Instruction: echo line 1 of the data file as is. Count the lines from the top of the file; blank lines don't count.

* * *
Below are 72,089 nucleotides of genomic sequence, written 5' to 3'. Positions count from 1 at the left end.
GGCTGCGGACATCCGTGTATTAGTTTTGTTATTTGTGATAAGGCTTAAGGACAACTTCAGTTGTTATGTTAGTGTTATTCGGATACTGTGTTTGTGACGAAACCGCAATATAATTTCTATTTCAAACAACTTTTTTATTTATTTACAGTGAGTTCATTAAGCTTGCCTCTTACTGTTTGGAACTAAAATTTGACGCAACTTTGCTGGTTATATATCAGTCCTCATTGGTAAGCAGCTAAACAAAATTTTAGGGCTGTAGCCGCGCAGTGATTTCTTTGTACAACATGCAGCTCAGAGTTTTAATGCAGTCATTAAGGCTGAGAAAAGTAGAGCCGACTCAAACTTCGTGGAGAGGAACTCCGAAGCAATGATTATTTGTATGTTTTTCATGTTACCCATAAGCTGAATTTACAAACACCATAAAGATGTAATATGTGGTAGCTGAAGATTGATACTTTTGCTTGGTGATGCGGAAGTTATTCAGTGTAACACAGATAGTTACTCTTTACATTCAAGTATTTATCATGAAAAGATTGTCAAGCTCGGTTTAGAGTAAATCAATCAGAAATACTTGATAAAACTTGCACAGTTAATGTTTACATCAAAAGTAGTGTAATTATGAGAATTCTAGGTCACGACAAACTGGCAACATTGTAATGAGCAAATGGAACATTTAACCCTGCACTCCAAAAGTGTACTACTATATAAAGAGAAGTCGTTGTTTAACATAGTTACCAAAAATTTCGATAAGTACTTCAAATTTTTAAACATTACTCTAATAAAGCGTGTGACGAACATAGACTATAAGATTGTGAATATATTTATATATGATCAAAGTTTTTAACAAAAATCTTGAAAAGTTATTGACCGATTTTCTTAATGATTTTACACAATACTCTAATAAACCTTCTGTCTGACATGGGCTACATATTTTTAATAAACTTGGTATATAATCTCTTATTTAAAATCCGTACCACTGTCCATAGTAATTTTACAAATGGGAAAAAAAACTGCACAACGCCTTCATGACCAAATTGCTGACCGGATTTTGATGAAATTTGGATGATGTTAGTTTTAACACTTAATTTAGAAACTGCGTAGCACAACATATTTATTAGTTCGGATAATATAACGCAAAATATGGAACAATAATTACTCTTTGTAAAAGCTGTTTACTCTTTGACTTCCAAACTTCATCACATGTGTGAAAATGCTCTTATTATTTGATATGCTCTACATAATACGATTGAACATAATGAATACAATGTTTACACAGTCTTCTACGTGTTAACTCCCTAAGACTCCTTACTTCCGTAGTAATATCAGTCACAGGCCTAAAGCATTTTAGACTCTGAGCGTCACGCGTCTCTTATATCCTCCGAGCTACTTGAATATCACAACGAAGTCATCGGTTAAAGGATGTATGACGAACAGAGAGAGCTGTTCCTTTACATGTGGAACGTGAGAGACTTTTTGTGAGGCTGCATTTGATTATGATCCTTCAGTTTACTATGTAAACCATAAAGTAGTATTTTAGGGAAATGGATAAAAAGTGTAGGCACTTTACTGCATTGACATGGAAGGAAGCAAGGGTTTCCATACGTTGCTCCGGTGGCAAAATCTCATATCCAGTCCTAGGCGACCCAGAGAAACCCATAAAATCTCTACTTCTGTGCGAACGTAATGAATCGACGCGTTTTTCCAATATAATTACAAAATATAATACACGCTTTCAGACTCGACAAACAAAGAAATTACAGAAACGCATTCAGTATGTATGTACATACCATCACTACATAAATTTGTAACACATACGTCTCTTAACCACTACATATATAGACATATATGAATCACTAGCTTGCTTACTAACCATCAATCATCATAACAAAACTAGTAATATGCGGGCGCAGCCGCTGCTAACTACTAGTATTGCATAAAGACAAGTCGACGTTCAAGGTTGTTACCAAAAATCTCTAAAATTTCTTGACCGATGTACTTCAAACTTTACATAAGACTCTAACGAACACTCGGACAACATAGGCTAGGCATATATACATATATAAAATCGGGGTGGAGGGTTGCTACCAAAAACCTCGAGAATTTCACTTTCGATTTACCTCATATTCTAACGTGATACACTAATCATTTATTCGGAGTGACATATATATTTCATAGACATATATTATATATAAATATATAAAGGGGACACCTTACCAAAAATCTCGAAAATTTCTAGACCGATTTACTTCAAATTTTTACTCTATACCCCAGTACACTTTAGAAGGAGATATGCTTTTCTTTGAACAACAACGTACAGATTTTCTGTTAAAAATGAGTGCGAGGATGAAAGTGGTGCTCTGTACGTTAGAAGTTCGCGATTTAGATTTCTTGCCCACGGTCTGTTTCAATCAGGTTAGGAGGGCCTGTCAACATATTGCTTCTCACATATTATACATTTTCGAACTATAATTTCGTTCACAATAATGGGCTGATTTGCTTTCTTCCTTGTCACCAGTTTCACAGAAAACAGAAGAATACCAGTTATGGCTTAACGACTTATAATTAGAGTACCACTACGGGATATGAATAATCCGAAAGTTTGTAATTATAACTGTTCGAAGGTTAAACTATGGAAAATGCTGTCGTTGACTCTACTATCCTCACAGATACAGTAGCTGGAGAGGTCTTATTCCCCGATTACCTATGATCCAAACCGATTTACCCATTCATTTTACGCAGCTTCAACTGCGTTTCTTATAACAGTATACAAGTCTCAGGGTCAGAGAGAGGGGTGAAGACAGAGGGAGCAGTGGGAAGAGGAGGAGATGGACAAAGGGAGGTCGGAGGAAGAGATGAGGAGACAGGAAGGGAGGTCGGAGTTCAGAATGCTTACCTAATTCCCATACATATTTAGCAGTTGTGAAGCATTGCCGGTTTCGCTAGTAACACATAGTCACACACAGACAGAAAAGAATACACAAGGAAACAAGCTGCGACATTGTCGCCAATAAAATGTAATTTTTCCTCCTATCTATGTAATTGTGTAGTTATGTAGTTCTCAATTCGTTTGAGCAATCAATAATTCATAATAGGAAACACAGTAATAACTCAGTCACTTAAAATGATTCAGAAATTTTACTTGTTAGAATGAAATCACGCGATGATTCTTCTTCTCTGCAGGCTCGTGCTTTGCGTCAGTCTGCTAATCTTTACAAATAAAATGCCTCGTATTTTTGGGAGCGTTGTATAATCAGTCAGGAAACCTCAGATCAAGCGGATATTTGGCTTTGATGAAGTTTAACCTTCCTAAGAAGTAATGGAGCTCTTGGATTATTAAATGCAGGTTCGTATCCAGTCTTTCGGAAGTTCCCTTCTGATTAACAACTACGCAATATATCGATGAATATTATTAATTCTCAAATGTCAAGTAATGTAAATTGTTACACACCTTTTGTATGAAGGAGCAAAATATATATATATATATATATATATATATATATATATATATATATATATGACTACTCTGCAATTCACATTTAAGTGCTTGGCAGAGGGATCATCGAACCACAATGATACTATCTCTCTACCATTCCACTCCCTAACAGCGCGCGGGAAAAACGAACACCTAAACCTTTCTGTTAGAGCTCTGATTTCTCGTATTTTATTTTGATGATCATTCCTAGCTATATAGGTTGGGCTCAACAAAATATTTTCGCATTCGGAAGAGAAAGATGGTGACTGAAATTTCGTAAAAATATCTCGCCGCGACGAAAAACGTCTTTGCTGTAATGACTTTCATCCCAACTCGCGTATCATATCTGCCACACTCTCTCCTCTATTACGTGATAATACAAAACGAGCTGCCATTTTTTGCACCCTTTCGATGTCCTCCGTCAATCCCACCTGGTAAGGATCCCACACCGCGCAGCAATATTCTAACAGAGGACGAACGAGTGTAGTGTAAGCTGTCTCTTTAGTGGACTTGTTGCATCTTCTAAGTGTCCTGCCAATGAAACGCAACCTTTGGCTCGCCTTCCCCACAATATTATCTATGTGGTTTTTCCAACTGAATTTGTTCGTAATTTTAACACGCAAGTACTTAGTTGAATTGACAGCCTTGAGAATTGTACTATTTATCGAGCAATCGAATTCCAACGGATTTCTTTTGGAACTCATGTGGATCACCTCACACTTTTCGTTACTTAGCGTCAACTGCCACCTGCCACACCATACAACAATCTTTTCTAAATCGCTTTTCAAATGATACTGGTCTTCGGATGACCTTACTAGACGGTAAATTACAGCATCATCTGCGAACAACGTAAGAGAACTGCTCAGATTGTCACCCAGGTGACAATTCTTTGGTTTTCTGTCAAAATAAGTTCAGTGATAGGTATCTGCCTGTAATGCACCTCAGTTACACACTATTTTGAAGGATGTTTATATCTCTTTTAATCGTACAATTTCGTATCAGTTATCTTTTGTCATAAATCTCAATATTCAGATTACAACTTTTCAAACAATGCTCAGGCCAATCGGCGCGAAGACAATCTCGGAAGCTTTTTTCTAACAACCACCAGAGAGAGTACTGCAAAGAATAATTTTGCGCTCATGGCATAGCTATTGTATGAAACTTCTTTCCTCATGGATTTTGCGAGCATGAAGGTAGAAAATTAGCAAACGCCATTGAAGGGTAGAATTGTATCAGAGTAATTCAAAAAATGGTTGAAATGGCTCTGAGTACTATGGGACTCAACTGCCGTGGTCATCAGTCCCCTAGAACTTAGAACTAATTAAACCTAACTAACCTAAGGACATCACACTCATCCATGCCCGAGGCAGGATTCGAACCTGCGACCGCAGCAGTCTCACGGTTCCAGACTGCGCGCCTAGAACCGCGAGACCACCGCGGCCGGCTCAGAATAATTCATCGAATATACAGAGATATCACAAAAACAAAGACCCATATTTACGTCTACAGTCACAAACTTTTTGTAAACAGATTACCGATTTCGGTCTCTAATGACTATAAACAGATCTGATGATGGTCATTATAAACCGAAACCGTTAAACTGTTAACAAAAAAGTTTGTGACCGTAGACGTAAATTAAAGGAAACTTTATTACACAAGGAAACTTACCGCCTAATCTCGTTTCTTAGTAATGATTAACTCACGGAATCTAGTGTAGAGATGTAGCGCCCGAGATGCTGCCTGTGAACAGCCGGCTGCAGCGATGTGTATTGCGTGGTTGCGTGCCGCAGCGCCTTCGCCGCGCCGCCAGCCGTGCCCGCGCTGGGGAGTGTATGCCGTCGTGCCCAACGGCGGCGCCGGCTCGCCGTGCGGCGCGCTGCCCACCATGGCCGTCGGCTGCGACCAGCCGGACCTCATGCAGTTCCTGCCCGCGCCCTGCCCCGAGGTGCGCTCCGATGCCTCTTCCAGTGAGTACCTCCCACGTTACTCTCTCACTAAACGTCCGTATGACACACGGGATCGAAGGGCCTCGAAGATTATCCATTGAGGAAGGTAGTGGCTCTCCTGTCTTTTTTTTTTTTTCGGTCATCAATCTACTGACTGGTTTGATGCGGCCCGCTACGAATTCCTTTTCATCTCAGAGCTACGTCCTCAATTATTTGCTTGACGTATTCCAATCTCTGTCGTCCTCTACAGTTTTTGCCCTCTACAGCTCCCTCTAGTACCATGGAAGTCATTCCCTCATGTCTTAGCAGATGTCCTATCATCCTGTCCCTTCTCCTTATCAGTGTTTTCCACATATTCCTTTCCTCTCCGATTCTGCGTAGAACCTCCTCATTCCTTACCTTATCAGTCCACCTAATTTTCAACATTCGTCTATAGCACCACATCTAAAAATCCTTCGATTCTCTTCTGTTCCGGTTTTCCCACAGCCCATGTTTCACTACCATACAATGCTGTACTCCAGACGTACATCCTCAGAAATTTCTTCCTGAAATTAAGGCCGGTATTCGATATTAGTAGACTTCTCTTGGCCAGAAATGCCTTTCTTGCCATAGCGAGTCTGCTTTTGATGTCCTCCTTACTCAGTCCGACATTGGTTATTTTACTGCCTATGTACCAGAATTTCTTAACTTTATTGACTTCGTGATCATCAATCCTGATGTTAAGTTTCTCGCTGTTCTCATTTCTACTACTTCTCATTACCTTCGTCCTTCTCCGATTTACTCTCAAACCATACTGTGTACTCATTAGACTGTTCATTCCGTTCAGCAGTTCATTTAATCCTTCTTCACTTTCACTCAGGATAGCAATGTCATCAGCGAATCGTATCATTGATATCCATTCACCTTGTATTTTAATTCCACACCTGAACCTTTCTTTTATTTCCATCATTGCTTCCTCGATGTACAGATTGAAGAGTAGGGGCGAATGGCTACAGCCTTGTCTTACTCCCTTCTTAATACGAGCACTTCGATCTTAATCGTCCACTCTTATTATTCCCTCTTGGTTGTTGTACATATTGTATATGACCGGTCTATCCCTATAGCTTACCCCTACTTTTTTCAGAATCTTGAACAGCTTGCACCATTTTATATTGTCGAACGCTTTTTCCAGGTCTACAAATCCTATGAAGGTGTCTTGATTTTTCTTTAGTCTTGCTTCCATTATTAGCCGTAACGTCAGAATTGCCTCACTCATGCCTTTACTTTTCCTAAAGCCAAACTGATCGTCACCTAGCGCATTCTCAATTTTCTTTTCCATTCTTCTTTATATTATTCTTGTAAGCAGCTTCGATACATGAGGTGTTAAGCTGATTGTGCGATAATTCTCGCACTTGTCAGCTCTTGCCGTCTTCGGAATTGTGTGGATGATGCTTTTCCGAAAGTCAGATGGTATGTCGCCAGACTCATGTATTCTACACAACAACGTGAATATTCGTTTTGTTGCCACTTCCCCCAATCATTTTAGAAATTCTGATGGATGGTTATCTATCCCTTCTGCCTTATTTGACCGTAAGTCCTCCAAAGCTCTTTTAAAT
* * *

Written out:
Below are 72,089 nucleotides of genomic sequence, written 5' to 3'. Positions count from 1 at the left end.